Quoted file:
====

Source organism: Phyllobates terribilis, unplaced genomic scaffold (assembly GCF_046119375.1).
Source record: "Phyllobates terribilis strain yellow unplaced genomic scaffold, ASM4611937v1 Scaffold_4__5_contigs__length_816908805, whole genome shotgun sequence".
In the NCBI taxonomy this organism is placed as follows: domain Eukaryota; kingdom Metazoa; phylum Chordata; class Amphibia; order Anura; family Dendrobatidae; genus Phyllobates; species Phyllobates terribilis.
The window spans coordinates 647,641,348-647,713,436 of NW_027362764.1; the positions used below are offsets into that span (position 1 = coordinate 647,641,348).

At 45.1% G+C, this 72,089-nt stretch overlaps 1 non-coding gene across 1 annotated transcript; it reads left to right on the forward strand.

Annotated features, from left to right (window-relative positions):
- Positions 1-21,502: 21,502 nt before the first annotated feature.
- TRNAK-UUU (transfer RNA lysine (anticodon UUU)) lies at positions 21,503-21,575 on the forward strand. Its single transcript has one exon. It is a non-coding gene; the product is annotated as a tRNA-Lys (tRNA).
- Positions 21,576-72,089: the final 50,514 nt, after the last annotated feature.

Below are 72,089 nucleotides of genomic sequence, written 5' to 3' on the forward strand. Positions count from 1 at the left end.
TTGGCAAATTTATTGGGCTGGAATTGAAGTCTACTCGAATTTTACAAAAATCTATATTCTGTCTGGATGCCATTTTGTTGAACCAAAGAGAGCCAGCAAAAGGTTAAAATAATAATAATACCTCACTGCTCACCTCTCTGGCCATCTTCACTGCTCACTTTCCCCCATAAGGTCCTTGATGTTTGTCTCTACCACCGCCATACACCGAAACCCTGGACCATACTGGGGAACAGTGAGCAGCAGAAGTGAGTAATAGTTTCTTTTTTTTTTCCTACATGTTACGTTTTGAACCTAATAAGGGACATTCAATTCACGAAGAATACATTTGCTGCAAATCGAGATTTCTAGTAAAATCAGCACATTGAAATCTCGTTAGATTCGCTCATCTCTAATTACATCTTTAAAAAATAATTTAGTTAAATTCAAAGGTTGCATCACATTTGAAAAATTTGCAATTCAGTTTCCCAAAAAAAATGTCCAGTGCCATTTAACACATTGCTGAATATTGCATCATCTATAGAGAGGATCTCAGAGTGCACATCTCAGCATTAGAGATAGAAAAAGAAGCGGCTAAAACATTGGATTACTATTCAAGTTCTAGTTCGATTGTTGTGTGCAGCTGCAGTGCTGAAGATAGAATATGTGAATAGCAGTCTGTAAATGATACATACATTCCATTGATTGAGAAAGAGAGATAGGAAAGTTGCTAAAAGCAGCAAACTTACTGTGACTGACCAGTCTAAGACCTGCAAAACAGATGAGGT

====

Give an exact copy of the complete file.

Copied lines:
Source organism: Phyllobates terribilis, unplaced genomic scaffold (assembly GCF_046119375.1).
Source record: "Phyllobates terribilis strain yellow unplaced genomic scaffold, ASM4611937v1 Scaffold_4__5_contigs__length_816908805, whole genome shotgun sequence".
In the NCBI taxonomy this organism is placed as follows: domain Eukaryota; kingdom Metazoa; phylum Chordata; class Amphibia; order Anura; family Dendrobatidae; genus Phyllobates; species Phyllobates terribilis.
The window spans coordinates 647,641,348-647,713,436 of NW_027362764.1; the positions used below are offsets into that span (position 1 = coordinate 647,641,348).

At 45.1% G+C, this 72,089-nt stretch overlaps 1 non-coding gene across 1 annotated transcript; it reads left to right on the forward strand.

Annotated features, from left to right (window-relative positions):
- Positions 1-21,502: 21,502 nt before the first annotated feature.
- TRNAK-UUU (transfer RNA lysine (anticodon UUU)) lies at positions 21,503-21,575 on the forward strand. Its single transcript has one exon. It is a non-coding gene; the product is annotated as a tRNA-Lys (tRNA).
- Positions 21,576-72,089: the final 50,514 nt, after the last annotated feature.

Below are 72,089 nucleotides of genomic sequence, written 5' to 3' on the forward strand. Positions count from 1 at the left end.
TTGGCAAATTTATTGGGCTGGAATTGAAGTCTACTCGAATTTTACAAAAATCTATATTCTGTCTGGATGCCATTTTGTTGAACCAAAGAGAGCCAGCAAAAGGTTAAAATAATAATAATACCTCACTGCTCACCTCTCTGGCCATCTTCACTGCTCACTTTCCCCCATAAGGTCCTTGATGTTTGTCTCTACCACCGCCATACACCGAAACCCTGGACCATACTGGGGAACAGTGAGCAGCAGAAGTGAGTAATAGTTTCTTTTTTTTTTCCTACATGTTACGTTTTGAACCTAATAAGGGACATTCAATTCACGAAGAATACATTTGCTGCAAATCGAGATTTCTAGTAAAATCAGCACATTGAAATCTCGTTAGATTCGCTCATCTCTAATTACATCTTTAAAAAATAATTTAGTTAAATTCAAAGGTTGCATCACATTTGAAAAATTTGCAATTCAGTTTCCCAAAAAAAATGTCCAGTGCCATTTAACACATTGCTGAATATTGCATCATCTATAGAGAGGATCTCAGAGTGCACATCTCAGCATTAGAGATAGAAAAAGAAGCGGCTAAAACATTGGATTACTATTCAAGTTCTAGTTCGATTGTTGTGTGCAGCTGCAGTGCTGAAGATAGAATATGTGAATAGCAGTCTGTAAATGATACATACATTCCATTGATTGAGAAAGAGAGATAGGAAAGTTGCTAAAAGCAGCAAACTTACTGTGACTGACCAGTCTAAGACCTGCAAAACAGATGAGGT